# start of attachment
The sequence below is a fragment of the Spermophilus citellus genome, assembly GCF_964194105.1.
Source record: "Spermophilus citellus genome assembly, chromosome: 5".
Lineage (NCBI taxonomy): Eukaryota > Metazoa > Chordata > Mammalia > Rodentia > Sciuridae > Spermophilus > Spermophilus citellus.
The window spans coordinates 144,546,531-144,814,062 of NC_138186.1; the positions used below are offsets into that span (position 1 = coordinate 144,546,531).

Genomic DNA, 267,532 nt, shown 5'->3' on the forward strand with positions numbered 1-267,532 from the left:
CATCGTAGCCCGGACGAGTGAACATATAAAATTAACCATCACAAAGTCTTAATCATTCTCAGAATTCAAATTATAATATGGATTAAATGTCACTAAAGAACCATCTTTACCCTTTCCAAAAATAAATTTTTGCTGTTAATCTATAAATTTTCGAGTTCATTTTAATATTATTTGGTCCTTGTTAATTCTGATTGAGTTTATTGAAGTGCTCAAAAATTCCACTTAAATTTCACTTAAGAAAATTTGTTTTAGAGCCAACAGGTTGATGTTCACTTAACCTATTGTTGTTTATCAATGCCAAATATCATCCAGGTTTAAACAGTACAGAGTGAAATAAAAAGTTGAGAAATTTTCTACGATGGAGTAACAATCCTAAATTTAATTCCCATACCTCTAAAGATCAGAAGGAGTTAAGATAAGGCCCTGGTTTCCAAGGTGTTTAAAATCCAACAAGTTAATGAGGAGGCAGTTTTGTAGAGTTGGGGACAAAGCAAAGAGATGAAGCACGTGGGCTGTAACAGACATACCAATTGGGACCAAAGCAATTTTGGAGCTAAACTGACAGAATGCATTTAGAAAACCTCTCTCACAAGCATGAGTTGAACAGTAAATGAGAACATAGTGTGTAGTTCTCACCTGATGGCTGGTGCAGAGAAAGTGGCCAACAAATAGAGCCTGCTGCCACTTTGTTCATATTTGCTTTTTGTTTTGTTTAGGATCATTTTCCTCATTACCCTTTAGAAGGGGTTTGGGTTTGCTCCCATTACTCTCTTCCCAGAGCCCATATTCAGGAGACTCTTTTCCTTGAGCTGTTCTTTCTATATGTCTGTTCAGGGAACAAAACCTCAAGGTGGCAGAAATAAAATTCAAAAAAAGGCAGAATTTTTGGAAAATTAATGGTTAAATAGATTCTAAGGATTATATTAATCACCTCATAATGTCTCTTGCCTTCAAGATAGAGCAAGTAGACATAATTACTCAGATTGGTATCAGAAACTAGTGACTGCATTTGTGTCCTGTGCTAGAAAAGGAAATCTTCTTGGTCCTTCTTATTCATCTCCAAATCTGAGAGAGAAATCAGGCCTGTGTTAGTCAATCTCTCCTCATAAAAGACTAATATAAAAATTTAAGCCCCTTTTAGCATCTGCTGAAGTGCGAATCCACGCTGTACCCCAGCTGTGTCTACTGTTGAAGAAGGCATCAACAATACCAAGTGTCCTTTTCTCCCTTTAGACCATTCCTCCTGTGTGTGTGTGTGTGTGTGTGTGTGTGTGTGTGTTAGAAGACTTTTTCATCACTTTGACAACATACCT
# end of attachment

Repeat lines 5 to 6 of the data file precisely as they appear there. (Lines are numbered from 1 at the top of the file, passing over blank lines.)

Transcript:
Genomic DNA, 267,532 nt, shown 5'->3' on the forward strand with positions numbered 1-267,532 from the left:
CATCGTAGCCCGGACGAGTGAACATATAAAATTAACCATCACAAAGTCTTAATCATTCTCAGAATTCAAATTATAATATGGATTAAATGTCACTAAAGAACCATCTTTACCCTTTCCAAAAATAAATTTTTGCTGTTAATCTATAAATTTTCGAGTTCATTTTAATATTATTTGGTCCTTGTTAATTCTGATTGAGTTTATTGAAGTGCTCAAAAATTCCACTTAAATTTCACTTAAGAAAATTTGTTTTAGAGCCAACAGGTTGATGTTCACTTAACCTATTGTTGTTTATCAATGCCAAATATCATCCAGGTTTAAACAGTACAGAGTGAAATAAAAAGTTGAGAAATTTTCTACGATGGAGTAACAATCCTAAATTTAATTCCCATACCTCTAAAGATCAGAAGGAGTTAAGATAAGGCCCTGGTTTCCAAGGTGTTTAAAATCCAACAAGTTAATGAGGAGGCAGTTTTGTAGAGTTGGGGACAAAGCAAAGAGATGAAGCACGTGGGCTGTAACAGACATACCAATTGGGACCAAAGCAATTTTGGAGCTAAACTGACAGAATGCATTTAGAAAACCTCTCTCACAAGCATGAGTTGAACAGTAAATGAGAACATAGTGTGTAGTTCTCACCTGATGGCTGGTGCAGAGAAAGTGGCCAACAAATAGAGCCTGCTGCCACTTTGTTCATATTTGCTTTTTGTTTTGTTTAGGATCATTTTCCTCATTACCCTTTAGAAGGGGTTTGGGTTTGCTCCCATTACTCTCTTCCCAGAGCCCATATTCAGGAGACTCTTTTCCTTGAGCTGTTCTTTCTATATGTCTGTTCAGGGAACAAAACCTCAAGGTGGCAGAAATAAAATTCAAAAAAAGGCAGAATTTTTGGAAAATTAATGGTTAAATAGATTCTAAGGATTATATTAATCACCTCATAATGTCTCTTGCCTTCAAGATAGAGCAAGTAGACATAATTACTCAGATTGGTATCAGAAACTAGTGACTGCATTTGTGTCCTGTGCTAGAAAAGGAAATCTTCTTGGTCCTTCTTATTCATCTCCAAATCTGAGAGAGAAATCAGGCCTGTGTTAGTCAATCTCTCCTCATAAAAGACTAATATAAAAATTTAAGCCCCTTTTAGCATCTGCTGAAGTGCGAATCCACGCTGTACCCCAGCTGTGTCTACTGTTGAAGAAGGCATCAACAATACCAAGTGTCCTTTTCTCCCTTTAGACCATTCCTCCTGTGTGTGTGTGTGTGTGTGTGTGTGTGTGTGTGTTAGAAGACTTTTTCATCACTTTGACAACATACCT